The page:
The Federal Government is considering scrapping the death sentence for drug-related murder.
Key points:Victorian law says the death of an offender who was convicted of an offence but is now free on parole will not be treated as murder unless the offender commits the same offence againVictorian Premier Daniel Andrews says a moratorium on capital punishment should be put in place over a period of three yearsThe Australian Federal Police (AFP) is proposing to abolish the death row penalty, saying that under the current law offenders who are now free from the death chamber will not face any further penalty if they are found guilty of an offences committed in prison.
But the state’s chief justice, Angus Scott, has expressed reservations about the move, saying the death sentences should be kept in place for all drug offences.
He said it was unclear whether the abolition would be a “major change to the way we deal with drug crime”.
The Australian Criminal Intelligence Commission is considering the move and has not yet released a formal response.
But Mr Andrews said the moratorium should be in place to allow a three-year period for offenders to receive parole.
“The Commonwealth has made it clear that if an offender is found to have committed an offence and then released on parole, they will have to live in a community with that community, but the Commonwealth will continue to enforce the law,” he said.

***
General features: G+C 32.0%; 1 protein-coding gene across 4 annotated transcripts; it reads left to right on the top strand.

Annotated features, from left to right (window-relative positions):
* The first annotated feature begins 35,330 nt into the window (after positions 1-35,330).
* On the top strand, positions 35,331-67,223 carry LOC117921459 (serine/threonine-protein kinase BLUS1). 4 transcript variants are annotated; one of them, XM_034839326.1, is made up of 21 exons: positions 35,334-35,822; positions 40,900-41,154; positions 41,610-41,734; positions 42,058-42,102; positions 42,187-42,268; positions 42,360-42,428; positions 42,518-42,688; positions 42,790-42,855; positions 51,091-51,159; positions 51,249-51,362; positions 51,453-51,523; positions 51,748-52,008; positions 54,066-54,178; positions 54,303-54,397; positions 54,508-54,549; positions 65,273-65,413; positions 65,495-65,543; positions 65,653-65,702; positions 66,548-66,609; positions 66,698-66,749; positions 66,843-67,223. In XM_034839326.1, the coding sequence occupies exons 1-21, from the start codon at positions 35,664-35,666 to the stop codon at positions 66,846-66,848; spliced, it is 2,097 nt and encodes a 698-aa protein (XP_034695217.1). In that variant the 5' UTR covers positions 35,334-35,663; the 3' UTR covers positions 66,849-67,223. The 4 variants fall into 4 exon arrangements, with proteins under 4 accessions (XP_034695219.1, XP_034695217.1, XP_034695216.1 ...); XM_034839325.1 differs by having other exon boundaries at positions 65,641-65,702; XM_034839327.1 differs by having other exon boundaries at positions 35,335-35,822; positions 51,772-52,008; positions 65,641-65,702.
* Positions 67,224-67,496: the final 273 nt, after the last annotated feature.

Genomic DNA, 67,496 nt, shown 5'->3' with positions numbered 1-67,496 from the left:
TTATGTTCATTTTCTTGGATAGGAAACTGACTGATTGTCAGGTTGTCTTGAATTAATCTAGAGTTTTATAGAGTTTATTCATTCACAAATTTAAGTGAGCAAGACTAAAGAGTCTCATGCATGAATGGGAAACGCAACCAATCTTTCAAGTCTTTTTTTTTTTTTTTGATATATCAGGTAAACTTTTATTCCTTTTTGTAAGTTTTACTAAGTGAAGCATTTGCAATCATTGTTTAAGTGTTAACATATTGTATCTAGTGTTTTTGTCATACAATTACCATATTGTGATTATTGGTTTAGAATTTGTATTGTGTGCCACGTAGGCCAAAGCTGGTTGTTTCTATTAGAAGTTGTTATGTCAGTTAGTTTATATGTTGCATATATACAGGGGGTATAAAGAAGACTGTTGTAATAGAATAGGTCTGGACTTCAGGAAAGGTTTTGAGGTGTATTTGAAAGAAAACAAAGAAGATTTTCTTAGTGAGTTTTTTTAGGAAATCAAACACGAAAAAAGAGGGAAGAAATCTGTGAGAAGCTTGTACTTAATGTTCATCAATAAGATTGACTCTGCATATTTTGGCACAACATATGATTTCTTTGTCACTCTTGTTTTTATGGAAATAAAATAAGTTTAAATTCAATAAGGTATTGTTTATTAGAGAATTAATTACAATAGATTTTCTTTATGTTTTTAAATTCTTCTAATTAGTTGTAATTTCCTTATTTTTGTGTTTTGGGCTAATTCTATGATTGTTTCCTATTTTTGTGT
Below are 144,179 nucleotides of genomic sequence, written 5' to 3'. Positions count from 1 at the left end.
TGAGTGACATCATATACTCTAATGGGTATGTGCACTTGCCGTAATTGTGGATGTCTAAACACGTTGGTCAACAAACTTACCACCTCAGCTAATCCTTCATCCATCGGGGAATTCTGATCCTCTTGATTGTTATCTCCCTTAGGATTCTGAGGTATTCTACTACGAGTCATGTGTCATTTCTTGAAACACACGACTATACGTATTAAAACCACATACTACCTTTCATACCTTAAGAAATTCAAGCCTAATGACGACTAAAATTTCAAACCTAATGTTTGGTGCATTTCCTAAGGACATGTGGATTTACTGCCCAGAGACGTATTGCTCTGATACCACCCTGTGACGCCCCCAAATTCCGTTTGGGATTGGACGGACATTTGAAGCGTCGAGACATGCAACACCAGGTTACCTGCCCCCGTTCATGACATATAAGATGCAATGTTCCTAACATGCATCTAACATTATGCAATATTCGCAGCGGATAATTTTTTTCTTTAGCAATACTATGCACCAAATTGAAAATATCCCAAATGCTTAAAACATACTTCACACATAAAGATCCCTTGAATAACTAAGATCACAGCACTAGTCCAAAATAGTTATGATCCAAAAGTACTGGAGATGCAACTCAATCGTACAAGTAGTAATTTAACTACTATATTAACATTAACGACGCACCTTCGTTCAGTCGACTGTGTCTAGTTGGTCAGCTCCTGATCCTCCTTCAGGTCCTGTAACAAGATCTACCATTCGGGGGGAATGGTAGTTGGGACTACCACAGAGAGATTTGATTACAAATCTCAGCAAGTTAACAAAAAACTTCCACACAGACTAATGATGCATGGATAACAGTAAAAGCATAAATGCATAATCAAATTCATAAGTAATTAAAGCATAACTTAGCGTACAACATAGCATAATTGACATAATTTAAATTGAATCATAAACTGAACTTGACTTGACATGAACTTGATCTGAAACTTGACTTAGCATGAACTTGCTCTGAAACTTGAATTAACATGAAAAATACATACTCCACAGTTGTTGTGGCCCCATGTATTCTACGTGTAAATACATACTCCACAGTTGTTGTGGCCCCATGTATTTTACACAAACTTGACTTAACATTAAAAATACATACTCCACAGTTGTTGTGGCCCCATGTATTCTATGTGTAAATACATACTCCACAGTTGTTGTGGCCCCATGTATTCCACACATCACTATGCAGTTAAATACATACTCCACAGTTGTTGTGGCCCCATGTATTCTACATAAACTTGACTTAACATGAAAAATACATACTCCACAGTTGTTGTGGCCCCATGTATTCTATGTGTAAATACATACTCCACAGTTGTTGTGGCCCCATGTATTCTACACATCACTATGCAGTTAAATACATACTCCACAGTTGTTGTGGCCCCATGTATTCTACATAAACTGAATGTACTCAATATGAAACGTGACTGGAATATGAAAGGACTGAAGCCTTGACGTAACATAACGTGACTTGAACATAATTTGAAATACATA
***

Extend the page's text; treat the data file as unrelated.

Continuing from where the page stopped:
“So it is very clear that we want to keep the death penalties in place, and we’re going to keep putting pressure on the states and territories to make sure that we do.”
Mr Andrews said he was “very much open” to the death-penalty debate.
“I’ve been in contact with a number of people in this field, and I’ve been very much open to the idea that there’s no better way to deal with a drug-based crime than by putting people behind bars for life,” he told reporters on Thursday.
“And I’ve made it very clear to the Government that I would like to see the death in the shortest possible period of time, not more than three years, but not more, not less.”
Mr Scott said he believed the moratorium could be put into place over three years and that it would be possible to keep it in place without compromising the deterrent.
He also said he had been told the Government was “open to” the death option.
“If the Commonwealth thinks it can make the transition from a mandatory minimum to a mandatory death sentence, that would be fantastic,” he was quoted as saying by The Australian.
“It would make it more appealing, it would make the system more effective.”
Drug offences are among the more than 200 types of drug offences that are punishable by the death.